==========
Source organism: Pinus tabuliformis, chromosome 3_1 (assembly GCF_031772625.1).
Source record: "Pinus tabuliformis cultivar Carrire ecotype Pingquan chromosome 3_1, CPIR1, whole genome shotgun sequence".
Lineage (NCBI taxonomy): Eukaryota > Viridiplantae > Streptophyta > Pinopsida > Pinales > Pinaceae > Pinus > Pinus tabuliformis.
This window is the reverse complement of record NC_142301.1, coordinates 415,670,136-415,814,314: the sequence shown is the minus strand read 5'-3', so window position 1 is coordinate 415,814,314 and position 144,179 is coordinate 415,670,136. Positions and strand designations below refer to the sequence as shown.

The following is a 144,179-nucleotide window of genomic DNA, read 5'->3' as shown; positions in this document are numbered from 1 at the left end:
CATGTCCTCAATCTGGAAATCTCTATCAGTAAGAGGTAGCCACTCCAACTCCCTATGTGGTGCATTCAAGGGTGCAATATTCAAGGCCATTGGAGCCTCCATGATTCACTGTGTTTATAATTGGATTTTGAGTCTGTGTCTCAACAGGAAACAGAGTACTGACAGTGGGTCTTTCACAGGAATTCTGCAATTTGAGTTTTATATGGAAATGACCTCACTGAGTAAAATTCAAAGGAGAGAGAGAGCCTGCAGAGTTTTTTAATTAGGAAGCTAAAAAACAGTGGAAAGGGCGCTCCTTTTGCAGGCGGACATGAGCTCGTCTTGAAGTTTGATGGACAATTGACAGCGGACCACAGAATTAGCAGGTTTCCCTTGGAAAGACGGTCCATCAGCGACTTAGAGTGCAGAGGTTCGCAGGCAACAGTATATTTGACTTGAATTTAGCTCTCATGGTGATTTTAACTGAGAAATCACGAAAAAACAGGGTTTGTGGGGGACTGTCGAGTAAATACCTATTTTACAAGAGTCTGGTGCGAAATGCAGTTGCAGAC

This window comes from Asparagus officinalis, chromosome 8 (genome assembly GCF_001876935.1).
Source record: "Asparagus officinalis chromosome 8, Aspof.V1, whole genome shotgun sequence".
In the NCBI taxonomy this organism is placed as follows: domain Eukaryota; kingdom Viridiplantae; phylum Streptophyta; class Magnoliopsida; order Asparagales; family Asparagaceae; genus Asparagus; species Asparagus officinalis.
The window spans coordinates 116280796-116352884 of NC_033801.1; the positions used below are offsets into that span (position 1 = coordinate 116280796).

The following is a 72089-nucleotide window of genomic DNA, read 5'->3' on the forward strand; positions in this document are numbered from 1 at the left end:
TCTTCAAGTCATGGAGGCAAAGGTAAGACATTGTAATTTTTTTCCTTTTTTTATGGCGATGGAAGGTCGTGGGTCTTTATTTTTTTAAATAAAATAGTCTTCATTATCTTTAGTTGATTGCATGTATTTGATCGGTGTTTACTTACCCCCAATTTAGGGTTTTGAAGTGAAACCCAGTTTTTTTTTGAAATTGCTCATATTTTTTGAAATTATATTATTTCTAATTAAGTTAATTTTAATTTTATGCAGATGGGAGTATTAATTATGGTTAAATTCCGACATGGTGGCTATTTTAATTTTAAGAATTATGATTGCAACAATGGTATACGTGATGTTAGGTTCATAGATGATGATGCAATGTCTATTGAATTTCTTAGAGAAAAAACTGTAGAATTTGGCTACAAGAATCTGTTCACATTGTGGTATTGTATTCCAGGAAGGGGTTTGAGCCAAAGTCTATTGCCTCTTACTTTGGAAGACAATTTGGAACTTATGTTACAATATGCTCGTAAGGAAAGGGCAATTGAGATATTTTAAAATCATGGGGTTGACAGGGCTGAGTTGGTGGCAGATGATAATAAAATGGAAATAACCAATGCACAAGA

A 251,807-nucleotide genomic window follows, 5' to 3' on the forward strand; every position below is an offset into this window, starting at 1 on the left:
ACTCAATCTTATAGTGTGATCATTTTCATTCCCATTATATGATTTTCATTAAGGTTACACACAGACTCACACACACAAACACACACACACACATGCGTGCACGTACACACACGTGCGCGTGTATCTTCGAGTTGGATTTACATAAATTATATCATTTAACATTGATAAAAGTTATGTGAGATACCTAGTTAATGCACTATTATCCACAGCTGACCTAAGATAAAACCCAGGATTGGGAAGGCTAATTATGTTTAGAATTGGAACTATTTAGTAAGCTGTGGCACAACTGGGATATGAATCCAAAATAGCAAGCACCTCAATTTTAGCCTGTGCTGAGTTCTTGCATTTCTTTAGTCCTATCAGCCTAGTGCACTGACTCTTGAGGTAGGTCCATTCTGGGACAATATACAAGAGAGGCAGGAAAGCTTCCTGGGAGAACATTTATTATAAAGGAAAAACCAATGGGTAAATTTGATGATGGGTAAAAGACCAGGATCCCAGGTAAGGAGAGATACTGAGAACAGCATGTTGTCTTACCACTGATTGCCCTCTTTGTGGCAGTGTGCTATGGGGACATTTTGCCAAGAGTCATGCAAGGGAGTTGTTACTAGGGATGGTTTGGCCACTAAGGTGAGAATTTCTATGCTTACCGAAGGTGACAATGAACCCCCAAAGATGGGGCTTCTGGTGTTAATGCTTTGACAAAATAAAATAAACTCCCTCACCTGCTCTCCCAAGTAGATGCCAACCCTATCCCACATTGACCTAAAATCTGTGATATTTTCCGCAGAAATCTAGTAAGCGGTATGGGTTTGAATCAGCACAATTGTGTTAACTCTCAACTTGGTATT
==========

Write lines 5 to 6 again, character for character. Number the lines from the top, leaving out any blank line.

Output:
The following is a 144,179-nucleotide window of genomic DNA, read 5'->3' as shown; positions in this document are numbered from 1 at the left end:
CATGTCCTCAATCTGGAAATCTCTATCAGTAAGAGGTAGCCACTCCAACTCCCTATGTGGTGCATTCAAGGGTGCAATATTCAAGGCCATTGGAGCCTCCATGATTCACTGTGTTTATAATTGGATTTTGAGTCTGTGTCTCAACAGGAAACAGAGTACTGACAGTGGGTCTTTCACAGGAATTCTGCAATTTGAGTTTTATATGGAAATGACCTCACTGAGTAAAATTCAAAGGAGAGAGAGAGCCTGCAGAGTTTTTTAATTAGGAAGCTAAAAAACAGTGGAAAGGGCGCTCCTTTTGCAGGCGGACATGAGCTCGTCTTGAAGTTTGATGGACAATTGACAGCGGACCACAGAATTAGCAGGTTTCCCTTGGAAAGACGGTCCATCAGCGACTTAGAGTGCAGAGGTTCGCAGGCAACAGTATATTTGACTTGAATTTAGCTCTCATGGTGATTTTAACTGAGAAATCACGAAAAAACAGGGTTTGTGGGGGACTGTCGAGTAAATACCTATTTTACAAGAGTCTGGTGCGAAATGCAGTTGCAGAC